AUDIT YOUR ENVIRONMENT
Organisations should conduct regular audits of their IT security risks, practices and infrastructure to ensure that they are well prepared for emerging threats and dangers in a fast-changing regulatory and security risk landscape. This process will help pinpoint potential vulnerabilities or gaps in compliance with standards (ISO/IEC 27001) and regulations (like PCI-DSS); highlight opportunities to improve operational efficiencies; support the formulation of appropriate security policies; ensure the organisation is updated with the latest security best practices; and create incident response and continuity plans in case of a breach.
BUILD CROSS-FUNCTIONAL PARTNERSHIPS
Since information security affects every function, process and system in the enterprise, it cannot be the sole responsibility of the CIO and the IT department. IT leaders should build close relationships with risk & compliance, finance, legal, HR and other competencies to shape policies and processes that align with regulatory mandates and data protection requirements. This can help to ensure buy-in from security and to tighten protections without unduly impeding end-user experiences and productivity.
FOCUS ON END-USER EMPOWEREMENT AND EDUCATION
An enterprise’s investments in the latest and best information security solutions will be for naught if an end-user accidentally gives his or her credentials to a phisher or uses a password that an attacker can easily guess. Robust information security is not just built on processes, systems and policies it is also based on end-user awareness and a culture that embeds secure behaviour into the business.
IT departments can work with business unit heads and HR to drive security education programmes that help end-users to not only understand the rules and processes, but also why they are important.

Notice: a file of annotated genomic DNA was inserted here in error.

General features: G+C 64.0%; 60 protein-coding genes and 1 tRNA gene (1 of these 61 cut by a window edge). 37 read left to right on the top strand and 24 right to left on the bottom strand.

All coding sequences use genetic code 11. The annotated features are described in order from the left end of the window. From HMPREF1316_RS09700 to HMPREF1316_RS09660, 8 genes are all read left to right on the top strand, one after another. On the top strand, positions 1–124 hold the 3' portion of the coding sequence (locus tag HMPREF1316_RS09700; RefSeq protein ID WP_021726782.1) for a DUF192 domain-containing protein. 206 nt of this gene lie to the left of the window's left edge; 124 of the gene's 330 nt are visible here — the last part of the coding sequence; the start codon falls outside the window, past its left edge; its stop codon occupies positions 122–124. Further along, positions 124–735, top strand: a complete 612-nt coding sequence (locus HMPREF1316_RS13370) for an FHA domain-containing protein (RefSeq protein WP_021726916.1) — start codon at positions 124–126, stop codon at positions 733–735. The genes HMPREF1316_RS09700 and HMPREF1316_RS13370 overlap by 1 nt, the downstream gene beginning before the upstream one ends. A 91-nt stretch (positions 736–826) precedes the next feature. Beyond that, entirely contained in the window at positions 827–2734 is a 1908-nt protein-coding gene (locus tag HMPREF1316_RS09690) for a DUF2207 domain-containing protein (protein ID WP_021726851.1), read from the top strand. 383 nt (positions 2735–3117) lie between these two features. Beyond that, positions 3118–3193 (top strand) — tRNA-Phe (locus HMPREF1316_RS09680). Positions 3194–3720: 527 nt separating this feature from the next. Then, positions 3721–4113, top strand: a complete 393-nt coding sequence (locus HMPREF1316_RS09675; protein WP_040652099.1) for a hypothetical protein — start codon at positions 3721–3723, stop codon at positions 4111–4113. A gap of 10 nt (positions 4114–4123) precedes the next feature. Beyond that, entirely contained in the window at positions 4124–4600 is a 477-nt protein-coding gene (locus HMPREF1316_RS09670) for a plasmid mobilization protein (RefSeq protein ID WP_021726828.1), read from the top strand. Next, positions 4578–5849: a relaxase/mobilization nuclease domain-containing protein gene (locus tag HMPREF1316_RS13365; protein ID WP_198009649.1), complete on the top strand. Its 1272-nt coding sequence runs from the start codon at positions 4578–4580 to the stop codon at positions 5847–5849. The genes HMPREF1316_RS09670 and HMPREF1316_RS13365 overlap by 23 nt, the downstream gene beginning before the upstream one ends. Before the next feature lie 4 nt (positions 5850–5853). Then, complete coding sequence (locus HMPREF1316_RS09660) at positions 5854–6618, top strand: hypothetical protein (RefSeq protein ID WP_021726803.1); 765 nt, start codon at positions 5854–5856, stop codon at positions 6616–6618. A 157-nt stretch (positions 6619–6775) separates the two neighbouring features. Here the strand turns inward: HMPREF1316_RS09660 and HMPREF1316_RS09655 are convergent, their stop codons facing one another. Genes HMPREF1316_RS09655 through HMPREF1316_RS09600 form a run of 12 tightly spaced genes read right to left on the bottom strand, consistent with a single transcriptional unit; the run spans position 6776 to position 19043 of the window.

Against the backdrop of the new work-from-home normal, it becomes even more important to ensure employees are empowered with information that helps them make good judgment calls around information security.
SHARPEN ENDPOINT PROTECTION
Most enterprises traditionally focused on perimeter-based security as the established model for keeping data and systems safe. However, as they shift towards more remote working, they need to focus on creating secure and sustainable ways of managing devices used outside the premises. This includes putting in place a solid mobile device management platform to ensure the IT team can monitor devices remotely, enforce compliance with corporate security standards, and make sure the devices are equipped with the right security software (including antimalware) and the latest patches
The high cost and scarcity of information security professionals mean it can be attractive to automate security operations using today’s tools, especially with AI and machine learning offering increasingly powerful ways to detect and respond to professional threats. Automated tools can save a wealth of time for the security team while helping to improve outcomes — from basic patch and vulnerability management to sophisticated security information and event management (SIEM) platforms that identify, categorise and analyse incidents and events based on vast quantities of data from multiple security systems.
LEVERAGE SPECIALIST SKILLS
Few companies can keep up with the rapid pace of change in the security and privacy landscape, including new regulatory and legal requirements and the emergence of complex new security threats. It is also expensive for them to build up their own in-house capabilities to manage an area as complicated and specialised as security. For most, the optimal route is to partner with best-of-breed vendors and service providers who have the focus and resources to stay ahead of the latest trends in the security sector.
BUILD A MORE RESILIENT ORGANIZATION
CIOs and CISOs will partner with risk & compliance, HR and other functions to monitor threats to business information, systems and continuity. The goal will be to create an organisation with the resilience to rapidly recover from any breaches or outages, while mitigating the impact that such incidents have on customers, business continuance and reputation.
ITWeb Security Summit 2021
1. “Ransomware hits Johannesburg electricity supply”, BBC, July 26, 2019. https://www.bbc.com/ news/technology-49125853
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9. “The year of social distancing or social engineering?”, Kaspersky, August 18, 2020. https://kaspersky.africa-newsroom.com/ press/the-year-of-social-distancing-or-socialengineering-phishing-goes-targeted-anddiversifies-during-covid19-outbreak-with-2-millionattacks-in-q2-in-africa?lang=en